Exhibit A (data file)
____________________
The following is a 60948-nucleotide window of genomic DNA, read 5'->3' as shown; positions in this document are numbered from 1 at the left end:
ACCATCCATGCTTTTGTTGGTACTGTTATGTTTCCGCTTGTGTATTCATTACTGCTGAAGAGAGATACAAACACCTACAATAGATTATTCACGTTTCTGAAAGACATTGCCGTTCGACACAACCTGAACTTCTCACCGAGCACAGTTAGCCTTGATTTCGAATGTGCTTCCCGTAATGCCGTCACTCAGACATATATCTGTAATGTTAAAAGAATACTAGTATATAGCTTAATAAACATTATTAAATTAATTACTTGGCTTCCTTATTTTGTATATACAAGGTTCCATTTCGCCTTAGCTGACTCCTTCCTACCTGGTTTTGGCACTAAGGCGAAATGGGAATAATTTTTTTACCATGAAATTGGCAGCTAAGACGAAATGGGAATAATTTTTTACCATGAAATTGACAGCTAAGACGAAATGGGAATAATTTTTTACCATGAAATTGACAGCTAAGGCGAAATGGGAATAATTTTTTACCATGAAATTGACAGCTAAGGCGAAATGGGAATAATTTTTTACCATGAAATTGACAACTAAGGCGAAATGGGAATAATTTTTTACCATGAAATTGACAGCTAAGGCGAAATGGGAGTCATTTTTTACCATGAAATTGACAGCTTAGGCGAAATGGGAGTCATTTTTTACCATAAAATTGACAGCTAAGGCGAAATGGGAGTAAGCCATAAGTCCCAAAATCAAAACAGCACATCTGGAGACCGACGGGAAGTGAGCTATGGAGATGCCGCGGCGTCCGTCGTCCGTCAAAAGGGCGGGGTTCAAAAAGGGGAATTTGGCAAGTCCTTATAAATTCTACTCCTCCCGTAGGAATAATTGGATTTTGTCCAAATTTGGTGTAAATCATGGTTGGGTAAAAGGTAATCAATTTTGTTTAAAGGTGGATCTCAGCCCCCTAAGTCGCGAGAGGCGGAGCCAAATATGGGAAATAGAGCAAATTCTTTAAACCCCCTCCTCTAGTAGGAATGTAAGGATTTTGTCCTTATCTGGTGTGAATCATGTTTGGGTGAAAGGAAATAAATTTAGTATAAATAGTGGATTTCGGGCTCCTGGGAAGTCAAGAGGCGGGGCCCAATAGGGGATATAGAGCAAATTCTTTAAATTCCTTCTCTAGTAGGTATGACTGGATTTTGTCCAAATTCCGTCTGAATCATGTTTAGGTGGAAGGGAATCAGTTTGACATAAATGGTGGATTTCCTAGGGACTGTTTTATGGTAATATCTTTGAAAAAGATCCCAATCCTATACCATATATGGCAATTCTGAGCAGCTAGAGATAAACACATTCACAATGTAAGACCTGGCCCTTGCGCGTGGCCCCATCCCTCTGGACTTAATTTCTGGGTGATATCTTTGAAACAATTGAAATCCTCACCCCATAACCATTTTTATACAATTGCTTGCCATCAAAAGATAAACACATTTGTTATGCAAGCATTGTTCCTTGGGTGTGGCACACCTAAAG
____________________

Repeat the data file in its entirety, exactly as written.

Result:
The following is a 60948-nucleotide window of genomic DNA, read 5'->3' as shown; positions in this document are numbered from 1 at the left end:
ACCATCCATGCTTTTGTTGGTACTGTTATGTTTCCGCTTGTGTATTCATTACTGCTGAAGAGAGATACAAACACCTACAATAGATTATTCACGTTTCTGAAAGACATTGCCGTTCGACACAACCTGAACTTCTCACCGAGCACAGTTAGCCTTGATTTCGAATGTGCTTCCCGTAATGCCGTCACTCAGACATATATCTGTAATGTTAAAAGAATACTAGTATATAGCTTAATAAACATTATTAAATTAATTACTTGGCTTCCTTATTTTGTATATACAAGGTTCCATTTCGCCTTAGCTGACTCCTTCCTACCTGGTTTTGGCACTAAGGCGAAATGGGAATAATTTTTTTACCATGAAATTGGCAGCTAAGACGAAATGGGAATAATTTTTTACCATGAAATTGACAGCTAAGACGAAATGGGAATAATTTTTTACCATGAAATTGACAGCTAAGGCGAAATGGGAATAATTTTTTACCATGAAATTGACAGCTAAGGCGAAATGGGAATAATTTTTTACCATGAAATTGACAACTAAGGCGAAATGGGAATAATTTTTTACCATGAAATTGACAGCTAAGGCGAAATGGGAGTCATTTTTTACCATGAAATTGACAGCTTAGGCGAAATGGGAGTCATTTTTTACCATAAAATTGACAGCTAAGGCGAAATGGGAGTAAGCCATAAGTCCCAAAATCAAAACAGCACATCTGGAGACCGACGGGAAGTGAGCTATGGAGATGCCGCGGCGTCCGTCGTCCGTCAAAAGGGCGGGGTTCAAAAAGGGGAATTTGGCAAGTCCTTATAAATTCTACTCCTCCCGTAGGAATAATTGGATTTTGTCCAAATTTGGTGTAAATCATGGTTGGGTAAAAGGTAATCAATTTTGTTTAAAGGTGGATCTCAGCCCCCTAAGTCGCGAGAGGCGGAGCCAAATATGGGAAATAGAGCAAATTCTTTAAACCCCCTCCTCTAGTAGGAATGTAAGGATTTTGTCCTTATCTGGTGTGAATCATGTTTGGGTGAAAGGAAATAAATTTAGTATAAATAGTGGATTTCGGGCTCCTGGGAAGTCAAGAGGCGGGGCCCAATAGGGGATATAGAGCAAATTCTTTAAATTCCTTCTCTAGTAGGTATGACTGGATTTTGTCCAAATTCCGTCTGAATCATGTTTAGGTGGAAGGGAATCAGTTTGACATAAATGGTGGATTTCCTAGGGACTGTTTTATGGTAATATCTTTGAAAAAGATCCCAATCCTATACCATATATGGCAATTCTGAGCAGCTAGAGATAAACACATTCACAATGTAAGACCTGGCCCTTGCGCGTGGCCCCATCCCTCTGGACTTAATTTCTGGGTGATATCTTTGAAACAATTGAAATCCTCACCCCATAACCATTTTTATACAATTGCTTGCCATCAAAAGATAAACACATTTGTTATGCAAGCATTGTTCCTTGGGTGTGGCACACCTAAAG